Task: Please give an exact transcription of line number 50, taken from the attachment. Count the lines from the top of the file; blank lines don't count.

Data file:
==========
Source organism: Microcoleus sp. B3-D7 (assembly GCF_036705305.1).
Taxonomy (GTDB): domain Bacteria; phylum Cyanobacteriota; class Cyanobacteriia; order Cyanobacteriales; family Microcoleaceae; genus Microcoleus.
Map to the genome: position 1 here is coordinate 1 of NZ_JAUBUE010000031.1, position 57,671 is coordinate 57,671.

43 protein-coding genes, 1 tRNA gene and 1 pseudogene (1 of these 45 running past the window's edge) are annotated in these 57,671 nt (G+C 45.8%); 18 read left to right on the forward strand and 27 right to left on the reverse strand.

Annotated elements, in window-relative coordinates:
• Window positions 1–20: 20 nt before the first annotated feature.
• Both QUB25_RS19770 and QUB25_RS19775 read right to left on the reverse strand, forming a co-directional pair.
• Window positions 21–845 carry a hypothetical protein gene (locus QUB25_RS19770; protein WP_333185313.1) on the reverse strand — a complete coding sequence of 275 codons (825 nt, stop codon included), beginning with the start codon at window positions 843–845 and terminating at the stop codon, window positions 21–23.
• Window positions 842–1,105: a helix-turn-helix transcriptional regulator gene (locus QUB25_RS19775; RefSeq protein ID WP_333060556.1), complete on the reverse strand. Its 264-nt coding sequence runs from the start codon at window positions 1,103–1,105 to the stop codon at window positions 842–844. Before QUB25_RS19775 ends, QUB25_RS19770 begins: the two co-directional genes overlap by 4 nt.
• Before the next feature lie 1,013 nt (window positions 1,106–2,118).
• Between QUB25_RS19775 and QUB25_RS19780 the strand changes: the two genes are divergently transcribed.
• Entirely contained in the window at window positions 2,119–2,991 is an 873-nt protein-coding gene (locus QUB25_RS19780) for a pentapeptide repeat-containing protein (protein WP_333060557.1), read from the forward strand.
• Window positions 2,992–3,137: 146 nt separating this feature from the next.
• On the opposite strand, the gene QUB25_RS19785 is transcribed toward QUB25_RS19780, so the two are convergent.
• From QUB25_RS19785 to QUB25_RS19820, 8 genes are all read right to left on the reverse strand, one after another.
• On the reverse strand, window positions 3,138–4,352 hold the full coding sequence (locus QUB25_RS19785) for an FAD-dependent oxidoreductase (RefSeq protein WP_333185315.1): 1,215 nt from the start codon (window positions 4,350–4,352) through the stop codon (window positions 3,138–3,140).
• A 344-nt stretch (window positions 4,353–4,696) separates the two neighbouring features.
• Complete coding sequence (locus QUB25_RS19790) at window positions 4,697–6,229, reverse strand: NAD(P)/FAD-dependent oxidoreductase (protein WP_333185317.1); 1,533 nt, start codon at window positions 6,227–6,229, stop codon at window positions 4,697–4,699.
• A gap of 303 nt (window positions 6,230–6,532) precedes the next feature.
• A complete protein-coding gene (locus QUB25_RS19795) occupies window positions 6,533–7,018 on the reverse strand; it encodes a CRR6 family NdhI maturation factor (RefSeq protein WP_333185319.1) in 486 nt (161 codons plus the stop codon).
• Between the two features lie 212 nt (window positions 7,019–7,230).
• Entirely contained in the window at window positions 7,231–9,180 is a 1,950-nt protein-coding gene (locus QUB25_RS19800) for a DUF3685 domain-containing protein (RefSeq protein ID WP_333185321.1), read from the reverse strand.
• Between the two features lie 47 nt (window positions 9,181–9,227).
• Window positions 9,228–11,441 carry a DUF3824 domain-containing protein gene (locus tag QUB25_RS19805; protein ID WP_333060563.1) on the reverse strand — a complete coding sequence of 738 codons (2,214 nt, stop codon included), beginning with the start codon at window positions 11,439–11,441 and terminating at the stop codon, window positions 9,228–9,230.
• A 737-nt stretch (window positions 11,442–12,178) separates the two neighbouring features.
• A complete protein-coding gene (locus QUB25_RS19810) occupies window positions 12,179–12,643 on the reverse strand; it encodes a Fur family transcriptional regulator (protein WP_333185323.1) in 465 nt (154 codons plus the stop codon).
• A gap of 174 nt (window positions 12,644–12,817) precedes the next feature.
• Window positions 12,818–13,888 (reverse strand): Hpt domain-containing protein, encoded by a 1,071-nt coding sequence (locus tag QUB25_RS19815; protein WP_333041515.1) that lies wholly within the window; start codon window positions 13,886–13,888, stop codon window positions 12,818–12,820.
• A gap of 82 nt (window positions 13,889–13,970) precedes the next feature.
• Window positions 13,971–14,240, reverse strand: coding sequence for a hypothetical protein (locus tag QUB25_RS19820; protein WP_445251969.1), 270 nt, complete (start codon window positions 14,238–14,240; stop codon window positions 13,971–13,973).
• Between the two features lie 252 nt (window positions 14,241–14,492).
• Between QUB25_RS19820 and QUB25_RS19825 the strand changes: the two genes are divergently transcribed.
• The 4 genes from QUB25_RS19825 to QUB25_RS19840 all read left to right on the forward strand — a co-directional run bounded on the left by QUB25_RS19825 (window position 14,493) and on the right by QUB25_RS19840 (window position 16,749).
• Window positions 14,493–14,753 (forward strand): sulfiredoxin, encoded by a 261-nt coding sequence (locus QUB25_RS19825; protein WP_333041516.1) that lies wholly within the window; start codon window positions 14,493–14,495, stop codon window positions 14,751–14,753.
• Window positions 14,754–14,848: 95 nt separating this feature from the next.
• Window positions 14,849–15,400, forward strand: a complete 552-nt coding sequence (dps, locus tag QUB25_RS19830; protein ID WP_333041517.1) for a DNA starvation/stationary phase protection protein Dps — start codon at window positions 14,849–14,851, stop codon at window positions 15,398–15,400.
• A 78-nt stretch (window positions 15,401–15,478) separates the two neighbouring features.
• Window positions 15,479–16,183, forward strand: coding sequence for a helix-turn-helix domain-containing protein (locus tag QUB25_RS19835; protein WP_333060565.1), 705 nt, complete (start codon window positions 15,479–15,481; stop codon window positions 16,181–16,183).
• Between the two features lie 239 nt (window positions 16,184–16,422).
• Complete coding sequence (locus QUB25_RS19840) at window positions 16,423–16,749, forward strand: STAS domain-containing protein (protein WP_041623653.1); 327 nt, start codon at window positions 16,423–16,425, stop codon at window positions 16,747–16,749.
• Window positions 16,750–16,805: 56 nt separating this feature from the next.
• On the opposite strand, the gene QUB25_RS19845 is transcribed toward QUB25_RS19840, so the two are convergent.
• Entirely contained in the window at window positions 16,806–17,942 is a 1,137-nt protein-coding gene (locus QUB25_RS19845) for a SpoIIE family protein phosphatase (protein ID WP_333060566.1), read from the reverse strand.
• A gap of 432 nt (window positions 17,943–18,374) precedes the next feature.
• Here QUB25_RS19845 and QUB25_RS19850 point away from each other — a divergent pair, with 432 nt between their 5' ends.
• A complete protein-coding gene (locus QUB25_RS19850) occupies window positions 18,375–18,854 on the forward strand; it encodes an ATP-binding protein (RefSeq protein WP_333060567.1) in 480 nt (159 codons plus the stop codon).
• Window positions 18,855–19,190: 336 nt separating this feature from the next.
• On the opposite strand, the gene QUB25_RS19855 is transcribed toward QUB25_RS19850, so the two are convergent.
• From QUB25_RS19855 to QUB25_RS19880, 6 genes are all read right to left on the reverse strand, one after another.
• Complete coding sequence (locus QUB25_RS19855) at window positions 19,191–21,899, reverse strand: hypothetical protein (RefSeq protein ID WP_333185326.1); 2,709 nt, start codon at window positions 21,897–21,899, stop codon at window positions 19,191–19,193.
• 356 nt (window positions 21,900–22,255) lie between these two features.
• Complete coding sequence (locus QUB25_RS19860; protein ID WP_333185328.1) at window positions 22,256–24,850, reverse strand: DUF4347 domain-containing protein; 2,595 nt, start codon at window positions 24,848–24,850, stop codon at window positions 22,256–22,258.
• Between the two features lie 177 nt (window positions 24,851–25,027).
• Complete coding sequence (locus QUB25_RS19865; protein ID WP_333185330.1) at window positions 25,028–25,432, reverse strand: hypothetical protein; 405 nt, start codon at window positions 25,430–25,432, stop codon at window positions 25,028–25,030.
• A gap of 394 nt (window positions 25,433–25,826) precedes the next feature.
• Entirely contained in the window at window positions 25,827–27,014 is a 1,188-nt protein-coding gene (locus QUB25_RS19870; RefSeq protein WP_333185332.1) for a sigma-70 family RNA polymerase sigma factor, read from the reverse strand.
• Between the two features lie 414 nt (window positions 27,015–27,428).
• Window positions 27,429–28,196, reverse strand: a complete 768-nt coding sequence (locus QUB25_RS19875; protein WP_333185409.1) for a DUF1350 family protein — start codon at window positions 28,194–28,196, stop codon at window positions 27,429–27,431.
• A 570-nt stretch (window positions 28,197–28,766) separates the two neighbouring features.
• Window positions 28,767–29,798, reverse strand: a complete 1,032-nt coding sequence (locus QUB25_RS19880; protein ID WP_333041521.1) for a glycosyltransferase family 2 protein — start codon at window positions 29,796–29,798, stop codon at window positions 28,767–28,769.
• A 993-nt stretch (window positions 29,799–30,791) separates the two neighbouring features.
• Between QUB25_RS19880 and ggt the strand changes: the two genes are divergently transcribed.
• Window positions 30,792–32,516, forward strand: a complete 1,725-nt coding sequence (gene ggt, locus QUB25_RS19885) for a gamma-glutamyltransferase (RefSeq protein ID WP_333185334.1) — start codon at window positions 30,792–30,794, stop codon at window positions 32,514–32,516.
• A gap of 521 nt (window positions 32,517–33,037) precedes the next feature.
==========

• Complete coding sequence (locus QUB25_RS19855) at window positions 19,191–21,899, reverse strand: hypothetical protein (RefSeq protein ID WP_333185326.1); 2,709 nt, start codon at window positions 21,897–21,899, stop codon at window positions 19,191–19,193.